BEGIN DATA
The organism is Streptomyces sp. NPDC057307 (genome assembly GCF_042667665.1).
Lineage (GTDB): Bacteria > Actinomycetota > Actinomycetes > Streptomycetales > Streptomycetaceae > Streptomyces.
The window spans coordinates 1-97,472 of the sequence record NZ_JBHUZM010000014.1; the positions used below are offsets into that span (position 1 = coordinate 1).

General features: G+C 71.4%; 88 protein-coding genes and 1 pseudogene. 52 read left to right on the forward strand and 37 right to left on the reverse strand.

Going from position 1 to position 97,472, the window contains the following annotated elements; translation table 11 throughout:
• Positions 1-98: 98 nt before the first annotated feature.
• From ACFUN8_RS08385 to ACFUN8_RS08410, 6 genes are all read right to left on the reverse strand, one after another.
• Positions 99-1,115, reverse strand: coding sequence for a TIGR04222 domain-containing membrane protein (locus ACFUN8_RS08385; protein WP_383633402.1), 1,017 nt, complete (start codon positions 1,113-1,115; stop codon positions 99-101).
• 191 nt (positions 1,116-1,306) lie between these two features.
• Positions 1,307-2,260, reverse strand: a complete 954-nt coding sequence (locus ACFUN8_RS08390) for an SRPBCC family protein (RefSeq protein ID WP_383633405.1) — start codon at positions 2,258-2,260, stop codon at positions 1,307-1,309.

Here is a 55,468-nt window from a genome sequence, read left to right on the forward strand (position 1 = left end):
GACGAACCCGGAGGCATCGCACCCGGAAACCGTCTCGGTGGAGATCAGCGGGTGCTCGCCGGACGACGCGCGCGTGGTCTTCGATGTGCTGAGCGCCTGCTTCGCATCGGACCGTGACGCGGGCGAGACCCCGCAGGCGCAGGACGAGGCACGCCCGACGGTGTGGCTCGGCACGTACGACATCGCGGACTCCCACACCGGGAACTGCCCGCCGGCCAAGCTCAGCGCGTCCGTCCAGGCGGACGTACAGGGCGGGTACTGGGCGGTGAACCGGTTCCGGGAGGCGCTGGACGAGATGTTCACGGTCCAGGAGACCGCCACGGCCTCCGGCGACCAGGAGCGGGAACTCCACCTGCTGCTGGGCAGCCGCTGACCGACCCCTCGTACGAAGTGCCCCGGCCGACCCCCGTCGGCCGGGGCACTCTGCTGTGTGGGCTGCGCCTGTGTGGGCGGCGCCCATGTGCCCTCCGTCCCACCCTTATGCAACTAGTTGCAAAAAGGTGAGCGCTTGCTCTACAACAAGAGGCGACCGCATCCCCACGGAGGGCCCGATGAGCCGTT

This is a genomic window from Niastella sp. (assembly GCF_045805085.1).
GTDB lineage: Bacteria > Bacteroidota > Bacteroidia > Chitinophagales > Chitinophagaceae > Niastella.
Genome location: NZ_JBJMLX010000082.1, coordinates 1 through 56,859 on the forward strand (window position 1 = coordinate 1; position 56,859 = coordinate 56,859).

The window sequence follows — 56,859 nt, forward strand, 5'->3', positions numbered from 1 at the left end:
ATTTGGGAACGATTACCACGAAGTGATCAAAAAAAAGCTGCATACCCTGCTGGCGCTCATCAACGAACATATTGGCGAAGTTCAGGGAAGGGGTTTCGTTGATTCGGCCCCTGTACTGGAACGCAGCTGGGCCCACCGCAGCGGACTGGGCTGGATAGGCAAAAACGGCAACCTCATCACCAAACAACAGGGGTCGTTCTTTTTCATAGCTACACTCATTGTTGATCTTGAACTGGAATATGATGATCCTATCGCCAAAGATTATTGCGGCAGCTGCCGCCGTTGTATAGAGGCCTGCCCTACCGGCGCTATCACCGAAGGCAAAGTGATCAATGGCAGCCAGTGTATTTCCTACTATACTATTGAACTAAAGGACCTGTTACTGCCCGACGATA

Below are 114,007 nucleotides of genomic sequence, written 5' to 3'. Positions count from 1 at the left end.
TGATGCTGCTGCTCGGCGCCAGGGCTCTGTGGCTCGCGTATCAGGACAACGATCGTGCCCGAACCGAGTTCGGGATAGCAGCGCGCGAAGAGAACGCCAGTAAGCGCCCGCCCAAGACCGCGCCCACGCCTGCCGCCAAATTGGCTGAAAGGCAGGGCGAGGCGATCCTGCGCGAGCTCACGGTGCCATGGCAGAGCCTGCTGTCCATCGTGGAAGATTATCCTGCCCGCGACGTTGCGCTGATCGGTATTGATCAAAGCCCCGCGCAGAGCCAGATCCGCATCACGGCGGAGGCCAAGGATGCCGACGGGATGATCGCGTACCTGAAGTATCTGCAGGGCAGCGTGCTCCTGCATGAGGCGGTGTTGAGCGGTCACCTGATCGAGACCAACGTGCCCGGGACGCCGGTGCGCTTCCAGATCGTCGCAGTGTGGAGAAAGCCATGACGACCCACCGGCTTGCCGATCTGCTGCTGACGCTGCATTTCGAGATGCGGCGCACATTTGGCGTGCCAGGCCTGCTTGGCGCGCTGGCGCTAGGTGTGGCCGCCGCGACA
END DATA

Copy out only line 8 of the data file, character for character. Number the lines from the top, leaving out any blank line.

• Positions 99-1,115, reverse strand: coding sequence for a TIGR04222 domain-containing membrane protein (locus ACFUN8_RS08385; protein WP_383633402.1), 1,017 nt, complete (start codon positions 1,113-1,115; stop codon positions 99-101).